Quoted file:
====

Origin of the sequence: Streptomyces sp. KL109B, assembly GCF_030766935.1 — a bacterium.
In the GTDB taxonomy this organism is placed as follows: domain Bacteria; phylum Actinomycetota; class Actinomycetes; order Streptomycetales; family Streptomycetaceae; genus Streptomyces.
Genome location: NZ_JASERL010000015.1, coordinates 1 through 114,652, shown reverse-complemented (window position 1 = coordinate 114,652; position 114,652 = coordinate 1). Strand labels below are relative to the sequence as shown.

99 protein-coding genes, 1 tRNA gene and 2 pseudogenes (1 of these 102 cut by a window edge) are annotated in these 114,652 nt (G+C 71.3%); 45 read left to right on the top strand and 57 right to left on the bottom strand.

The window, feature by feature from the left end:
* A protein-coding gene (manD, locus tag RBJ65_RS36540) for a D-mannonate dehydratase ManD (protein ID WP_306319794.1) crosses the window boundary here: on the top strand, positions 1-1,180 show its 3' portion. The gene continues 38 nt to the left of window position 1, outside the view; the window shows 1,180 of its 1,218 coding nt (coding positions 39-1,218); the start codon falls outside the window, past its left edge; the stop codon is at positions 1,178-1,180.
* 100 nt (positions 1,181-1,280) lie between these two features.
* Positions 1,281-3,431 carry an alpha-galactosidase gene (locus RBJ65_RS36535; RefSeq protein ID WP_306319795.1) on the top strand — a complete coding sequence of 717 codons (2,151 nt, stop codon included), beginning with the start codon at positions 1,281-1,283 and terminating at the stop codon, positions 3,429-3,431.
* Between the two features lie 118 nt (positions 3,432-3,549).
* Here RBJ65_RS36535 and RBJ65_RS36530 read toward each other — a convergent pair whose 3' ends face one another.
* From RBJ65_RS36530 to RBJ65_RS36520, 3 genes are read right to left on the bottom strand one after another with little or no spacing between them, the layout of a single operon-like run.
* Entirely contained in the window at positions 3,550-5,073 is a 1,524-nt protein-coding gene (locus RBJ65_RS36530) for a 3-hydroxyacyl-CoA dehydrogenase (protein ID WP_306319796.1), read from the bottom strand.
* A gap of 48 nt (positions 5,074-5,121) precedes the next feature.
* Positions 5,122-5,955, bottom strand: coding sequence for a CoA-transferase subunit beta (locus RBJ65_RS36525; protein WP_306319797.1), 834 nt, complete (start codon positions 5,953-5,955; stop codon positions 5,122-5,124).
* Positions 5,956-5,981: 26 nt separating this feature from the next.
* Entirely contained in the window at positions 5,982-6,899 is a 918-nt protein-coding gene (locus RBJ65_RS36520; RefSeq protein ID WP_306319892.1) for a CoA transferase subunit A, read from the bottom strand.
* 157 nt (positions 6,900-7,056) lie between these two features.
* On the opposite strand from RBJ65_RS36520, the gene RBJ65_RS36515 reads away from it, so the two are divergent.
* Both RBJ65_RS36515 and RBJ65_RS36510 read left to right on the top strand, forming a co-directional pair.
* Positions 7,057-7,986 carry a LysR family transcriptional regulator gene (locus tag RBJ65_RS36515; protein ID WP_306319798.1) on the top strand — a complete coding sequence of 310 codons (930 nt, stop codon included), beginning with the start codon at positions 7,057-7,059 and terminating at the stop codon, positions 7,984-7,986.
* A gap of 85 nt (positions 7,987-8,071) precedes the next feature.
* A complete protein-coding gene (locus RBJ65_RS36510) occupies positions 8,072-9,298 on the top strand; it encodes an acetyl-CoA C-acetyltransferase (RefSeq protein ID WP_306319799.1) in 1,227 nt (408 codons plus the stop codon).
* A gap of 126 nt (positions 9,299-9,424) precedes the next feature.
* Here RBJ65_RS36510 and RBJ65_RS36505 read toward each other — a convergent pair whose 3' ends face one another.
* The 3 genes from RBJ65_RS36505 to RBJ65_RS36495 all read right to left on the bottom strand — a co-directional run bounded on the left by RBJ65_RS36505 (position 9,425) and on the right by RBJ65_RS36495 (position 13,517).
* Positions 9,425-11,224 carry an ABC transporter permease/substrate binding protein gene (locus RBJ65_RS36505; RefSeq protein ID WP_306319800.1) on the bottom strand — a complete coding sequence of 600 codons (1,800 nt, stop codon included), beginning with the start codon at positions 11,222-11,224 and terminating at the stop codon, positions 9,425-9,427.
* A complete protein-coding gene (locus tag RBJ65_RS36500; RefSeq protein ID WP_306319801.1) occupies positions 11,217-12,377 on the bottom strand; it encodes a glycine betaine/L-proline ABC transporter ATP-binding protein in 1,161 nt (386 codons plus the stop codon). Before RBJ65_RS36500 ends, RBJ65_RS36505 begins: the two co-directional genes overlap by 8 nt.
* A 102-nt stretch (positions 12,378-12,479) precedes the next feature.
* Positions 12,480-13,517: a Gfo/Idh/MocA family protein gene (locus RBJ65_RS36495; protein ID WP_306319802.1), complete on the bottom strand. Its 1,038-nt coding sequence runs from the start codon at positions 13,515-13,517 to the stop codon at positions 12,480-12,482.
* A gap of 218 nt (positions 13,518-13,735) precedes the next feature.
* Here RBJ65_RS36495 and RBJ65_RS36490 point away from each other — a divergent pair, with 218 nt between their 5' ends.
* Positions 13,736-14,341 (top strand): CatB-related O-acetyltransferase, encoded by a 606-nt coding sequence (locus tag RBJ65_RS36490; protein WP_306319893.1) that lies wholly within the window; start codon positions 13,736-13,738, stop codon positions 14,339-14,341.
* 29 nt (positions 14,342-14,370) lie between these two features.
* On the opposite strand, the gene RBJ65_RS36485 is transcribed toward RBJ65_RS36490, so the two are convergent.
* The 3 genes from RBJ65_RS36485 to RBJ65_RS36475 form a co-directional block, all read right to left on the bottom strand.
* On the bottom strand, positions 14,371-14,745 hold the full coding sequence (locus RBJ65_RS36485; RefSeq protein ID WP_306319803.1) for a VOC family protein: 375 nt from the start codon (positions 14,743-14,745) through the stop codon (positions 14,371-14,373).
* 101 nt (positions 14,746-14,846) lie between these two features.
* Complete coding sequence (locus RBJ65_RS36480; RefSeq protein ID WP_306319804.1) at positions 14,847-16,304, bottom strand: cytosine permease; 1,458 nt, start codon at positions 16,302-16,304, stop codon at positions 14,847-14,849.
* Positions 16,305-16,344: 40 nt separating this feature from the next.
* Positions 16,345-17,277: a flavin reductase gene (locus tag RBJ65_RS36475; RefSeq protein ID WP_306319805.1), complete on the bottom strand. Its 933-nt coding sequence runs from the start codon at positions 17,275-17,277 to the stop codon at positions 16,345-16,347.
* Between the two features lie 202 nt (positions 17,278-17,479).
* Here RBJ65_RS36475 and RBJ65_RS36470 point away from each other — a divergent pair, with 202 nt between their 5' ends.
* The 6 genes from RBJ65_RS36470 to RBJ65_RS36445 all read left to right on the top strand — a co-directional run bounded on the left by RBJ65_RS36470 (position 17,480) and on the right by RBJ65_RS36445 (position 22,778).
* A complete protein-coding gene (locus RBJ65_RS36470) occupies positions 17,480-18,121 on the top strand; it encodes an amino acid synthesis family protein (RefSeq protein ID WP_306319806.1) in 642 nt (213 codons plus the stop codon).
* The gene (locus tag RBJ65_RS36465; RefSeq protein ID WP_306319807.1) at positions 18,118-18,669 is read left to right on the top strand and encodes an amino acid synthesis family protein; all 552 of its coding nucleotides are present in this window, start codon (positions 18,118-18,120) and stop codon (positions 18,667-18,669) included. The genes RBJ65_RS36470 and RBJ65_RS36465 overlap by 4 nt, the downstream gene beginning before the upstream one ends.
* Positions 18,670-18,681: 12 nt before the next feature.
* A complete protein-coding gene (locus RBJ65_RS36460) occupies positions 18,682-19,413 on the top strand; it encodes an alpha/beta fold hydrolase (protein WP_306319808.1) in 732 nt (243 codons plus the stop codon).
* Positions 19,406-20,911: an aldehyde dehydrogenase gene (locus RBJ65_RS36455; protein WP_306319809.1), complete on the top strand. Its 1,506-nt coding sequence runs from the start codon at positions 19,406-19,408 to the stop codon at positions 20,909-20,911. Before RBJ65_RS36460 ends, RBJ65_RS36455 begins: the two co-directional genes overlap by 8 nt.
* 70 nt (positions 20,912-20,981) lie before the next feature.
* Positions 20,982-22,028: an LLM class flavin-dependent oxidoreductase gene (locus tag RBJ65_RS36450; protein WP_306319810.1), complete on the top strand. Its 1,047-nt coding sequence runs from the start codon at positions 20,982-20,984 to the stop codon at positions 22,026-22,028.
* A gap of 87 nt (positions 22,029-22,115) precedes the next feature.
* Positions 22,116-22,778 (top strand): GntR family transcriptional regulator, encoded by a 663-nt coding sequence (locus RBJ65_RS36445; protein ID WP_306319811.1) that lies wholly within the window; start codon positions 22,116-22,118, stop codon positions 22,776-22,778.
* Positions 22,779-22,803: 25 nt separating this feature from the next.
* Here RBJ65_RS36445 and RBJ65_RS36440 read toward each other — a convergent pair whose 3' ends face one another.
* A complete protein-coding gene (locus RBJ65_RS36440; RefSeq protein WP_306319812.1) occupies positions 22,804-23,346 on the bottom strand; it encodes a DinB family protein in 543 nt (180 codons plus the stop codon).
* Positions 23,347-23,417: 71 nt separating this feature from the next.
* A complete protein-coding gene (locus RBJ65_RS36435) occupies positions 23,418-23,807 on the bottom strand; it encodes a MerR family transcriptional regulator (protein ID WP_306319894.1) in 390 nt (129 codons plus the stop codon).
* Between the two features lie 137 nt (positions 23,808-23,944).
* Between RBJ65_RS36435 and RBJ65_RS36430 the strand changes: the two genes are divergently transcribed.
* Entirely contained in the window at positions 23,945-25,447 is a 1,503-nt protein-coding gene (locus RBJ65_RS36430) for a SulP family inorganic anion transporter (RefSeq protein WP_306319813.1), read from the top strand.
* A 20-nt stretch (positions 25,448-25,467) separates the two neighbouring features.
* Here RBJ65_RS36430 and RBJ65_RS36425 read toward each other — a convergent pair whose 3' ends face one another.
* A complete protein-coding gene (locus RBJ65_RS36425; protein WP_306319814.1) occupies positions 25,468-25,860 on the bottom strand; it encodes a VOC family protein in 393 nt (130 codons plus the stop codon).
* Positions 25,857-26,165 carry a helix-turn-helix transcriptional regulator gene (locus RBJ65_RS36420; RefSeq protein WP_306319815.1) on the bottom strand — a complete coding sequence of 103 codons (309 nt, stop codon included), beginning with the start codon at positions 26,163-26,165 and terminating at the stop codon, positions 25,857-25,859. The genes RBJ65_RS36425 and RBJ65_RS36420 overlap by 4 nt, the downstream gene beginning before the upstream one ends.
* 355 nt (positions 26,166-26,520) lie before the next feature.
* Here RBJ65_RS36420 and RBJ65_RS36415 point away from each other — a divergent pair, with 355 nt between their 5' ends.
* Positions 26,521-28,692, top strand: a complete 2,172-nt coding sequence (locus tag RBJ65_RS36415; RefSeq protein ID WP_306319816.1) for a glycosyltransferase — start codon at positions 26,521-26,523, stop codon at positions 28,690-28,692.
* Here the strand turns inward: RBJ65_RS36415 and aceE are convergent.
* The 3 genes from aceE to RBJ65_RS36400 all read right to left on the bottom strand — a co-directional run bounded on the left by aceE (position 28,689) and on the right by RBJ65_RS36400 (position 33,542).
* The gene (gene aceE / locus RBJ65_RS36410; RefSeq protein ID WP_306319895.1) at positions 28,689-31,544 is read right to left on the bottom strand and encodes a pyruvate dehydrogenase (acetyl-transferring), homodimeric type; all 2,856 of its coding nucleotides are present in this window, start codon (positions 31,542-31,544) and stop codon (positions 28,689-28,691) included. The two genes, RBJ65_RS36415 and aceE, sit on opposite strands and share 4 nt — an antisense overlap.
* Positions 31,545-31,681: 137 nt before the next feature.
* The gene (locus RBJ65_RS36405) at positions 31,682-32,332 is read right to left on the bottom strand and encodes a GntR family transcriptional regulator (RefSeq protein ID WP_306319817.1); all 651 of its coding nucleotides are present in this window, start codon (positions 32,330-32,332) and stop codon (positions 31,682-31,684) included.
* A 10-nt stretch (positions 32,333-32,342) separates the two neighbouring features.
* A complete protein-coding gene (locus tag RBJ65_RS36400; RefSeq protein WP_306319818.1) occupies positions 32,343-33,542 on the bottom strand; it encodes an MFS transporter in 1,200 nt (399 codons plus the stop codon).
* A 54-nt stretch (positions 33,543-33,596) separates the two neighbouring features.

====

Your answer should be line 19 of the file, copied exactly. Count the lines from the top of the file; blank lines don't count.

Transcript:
* Both RBJ65_RS36515 and RBJ65_RS36510 read left to right on the top strand, forming a co-directional pair.